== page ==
PETALING JAYA: A human rights NGO today hailed a landmark ruling which set aside the unilateral conversion of three children to Islam, expressing hope however that the authorities would follow through.
Lawyers for Liberty executive director Eric Paulsen said the Federal Court’s ruling in M Indira Gandhi’s case was long overdue.
He said he was happy that the matter had been resolved “in the favour of justice”, adding that the ruling shows that Muslims and non-Muslims are equal under the law.
“But failure of authorities to follow through on the decision will impact the confidence in court judgments.
“It could lead to a collapse of the system which could see people taking matters into their own hands,” he told FMT.
Adding that ignoring court decisions was tantamount to contempt of court, Paulsen said he hoped the ruling would prevent anyone from trying to hide behind shariah law to circumvent the civil courts.
Earlier today, the Federal Court ruled that any conversion of non-Muslim children under 18 must have the consent of both parents.
The ruling put an end to the interfaith custody battle that followed after Indira’s ex-husband Muhammad Riduan Abdullah converted their three children without her knowledge in 2009.
Riduan, formerly known as K Pathmanathan, converted to Islam on March 11, 2009. He left the house three weeks later with their youngest child.
On April 2, 2009, he converted all three of their children to Islam without their knowledge and presence, and without Indira’s consent. He went to the Shariah Court several days later to obtain custody over them.
Zaid Ibrahim, Art Harun share similar concerns
Lawyer Azhar Harun agreed with Paulsen, saying his concern was whether the authorities would follow through with the ruling.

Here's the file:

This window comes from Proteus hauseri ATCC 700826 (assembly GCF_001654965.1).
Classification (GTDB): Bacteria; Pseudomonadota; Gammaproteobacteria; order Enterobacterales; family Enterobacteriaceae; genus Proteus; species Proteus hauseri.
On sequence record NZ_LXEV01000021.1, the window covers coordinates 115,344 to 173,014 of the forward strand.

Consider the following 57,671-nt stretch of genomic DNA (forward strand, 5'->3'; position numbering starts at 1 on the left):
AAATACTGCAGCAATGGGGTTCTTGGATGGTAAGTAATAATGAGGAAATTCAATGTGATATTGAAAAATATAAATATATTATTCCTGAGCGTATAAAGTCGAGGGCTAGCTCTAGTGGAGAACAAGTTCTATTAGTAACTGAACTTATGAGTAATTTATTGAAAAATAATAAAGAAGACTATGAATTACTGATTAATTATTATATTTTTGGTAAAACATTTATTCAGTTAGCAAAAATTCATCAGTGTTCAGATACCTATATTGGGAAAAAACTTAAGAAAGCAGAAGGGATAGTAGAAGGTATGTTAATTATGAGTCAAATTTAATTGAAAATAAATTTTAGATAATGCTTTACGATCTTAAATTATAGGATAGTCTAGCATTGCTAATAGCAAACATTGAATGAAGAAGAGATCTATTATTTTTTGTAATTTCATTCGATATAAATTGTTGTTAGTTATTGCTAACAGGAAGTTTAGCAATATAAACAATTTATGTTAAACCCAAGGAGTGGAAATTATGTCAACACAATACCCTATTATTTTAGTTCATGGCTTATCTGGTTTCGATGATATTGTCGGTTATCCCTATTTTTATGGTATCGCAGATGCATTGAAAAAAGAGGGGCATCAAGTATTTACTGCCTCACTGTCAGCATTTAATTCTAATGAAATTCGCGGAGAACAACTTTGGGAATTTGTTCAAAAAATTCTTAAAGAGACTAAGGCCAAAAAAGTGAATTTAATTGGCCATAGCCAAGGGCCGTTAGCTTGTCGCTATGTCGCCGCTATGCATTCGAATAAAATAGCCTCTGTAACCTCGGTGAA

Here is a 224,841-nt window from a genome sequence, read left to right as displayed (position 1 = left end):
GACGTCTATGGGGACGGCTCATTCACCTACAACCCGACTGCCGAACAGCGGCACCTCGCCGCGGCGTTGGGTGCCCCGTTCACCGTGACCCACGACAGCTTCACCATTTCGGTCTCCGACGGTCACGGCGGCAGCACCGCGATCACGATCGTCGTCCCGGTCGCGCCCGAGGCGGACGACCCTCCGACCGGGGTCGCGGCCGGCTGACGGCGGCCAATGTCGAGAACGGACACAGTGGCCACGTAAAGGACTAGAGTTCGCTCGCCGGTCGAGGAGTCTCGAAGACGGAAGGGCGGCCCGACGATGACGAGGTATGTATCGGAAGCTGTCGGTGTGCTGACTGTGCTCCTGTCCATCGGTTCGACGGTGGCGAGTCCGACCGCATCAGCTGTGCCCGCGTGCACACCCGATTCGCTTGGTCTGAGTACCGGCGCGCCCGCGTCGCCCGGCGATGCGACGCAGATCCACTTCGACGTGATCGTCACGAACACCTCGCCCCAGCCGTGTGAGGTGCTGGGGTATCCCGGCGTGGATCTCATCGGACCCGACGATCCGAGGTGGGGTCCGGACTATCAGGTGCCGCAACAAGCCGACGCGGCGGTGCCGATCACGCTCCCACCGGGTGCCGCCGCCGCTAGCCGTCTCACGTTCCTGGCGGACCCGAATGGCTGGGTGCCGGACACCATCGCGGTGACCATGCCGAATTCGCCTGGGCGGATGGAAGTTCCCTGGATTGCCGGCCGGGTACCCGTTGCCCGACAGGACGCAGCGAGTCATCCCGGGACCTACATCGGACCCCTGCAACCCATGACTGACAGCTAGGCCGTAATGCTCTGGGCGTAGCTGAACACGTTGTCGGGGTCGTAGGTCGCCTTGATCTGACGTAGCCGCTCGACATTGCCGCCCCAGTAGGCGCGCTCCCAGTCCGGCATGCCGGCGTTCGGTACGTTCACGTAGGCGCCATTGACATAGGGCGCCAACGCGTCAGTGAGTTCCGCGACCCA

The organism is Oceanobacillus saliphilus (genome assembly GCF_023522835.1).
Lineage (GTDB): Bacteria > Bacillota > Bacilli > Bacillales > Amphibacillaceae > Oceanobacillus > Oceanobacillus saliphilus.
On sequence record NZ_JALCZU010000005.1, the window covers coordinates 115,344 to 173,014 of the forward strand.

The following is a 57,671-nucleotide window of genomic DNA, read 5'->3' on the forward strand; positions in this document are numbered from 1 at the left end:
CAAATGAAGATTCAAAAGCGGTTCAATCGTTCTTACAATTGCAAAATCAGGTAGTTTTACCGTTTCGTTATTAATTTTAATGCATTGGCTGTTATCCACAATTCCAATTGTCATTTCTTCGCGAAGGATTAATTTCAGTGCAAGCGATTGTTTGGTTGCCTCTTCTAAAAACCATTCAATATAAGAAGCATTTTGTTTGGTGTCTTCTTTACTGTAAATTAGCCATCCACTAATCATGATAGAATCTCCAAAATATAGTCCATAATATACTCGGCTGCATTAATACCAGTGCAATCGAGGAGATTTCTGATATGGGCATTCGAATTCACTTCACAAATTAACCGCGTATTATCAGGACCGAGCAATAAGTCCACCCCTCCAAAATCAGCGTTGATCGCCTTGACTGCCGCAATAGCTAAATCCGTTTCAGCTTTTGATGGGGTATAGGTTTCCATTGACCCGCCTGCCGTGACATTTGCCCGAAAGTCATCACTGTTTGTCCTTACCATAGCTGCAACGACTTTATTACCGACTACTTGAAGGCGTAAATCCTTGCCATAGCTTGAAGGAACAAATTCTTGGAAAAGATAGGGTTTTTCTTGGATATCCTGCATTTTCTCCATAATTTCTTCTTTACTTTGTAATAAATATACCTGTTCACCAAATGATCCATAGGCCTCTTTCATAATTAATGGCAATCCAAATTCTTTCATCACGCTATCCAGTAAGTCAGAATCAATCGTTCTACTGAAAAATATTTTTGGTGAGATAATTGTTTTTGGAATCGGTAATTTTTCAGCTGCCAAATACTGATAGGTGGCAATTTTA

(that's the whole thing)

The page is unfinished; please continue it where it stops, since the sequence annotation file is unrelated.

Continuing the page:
He referred to former inspector-general of police Khalid Abu Bakar, who had refused to carry out the High Court’s order to arrest Riduan, saying there were contradicting orders from the Shariah Court and civil courts on the matter.
“I hope the authorities will respect the Federal Court’s ruling. If they don’t, what’s the point?
“The fact that I have to express such hope is telling.”
The rights activist, popularly known as Art Harun, had earlier welcomed the decision by the apex court, saying it meant no more appeals on the matter.
He said the court had made two things clear: firstly, that the Registrar of Muallafs (Muslim converts) was a public authority whose actions could be revised by courts.
Secondly, he said, it showed that the conversion of a child needed the consent of both parents if the child is below 18 years old.
“These principals are laid out clearly,” he said.
Former minister Zaid Ibrahim also welcomed the court ruling, calling it a courageous decision.
He said he was happy that the Federal Court had not given in to pressure from groups with their own agendas.
“This is a good sign for the country. I’m very happy for all parents,” he told FMT when contacted.
But like Paulsen and Azhar, he too expressed hope that today’s judgement would be carried out, especially by the police.
“Justice must be done and seen to be done, otherwise it will negate the Federal Court’s ruling today,” he said when contacted.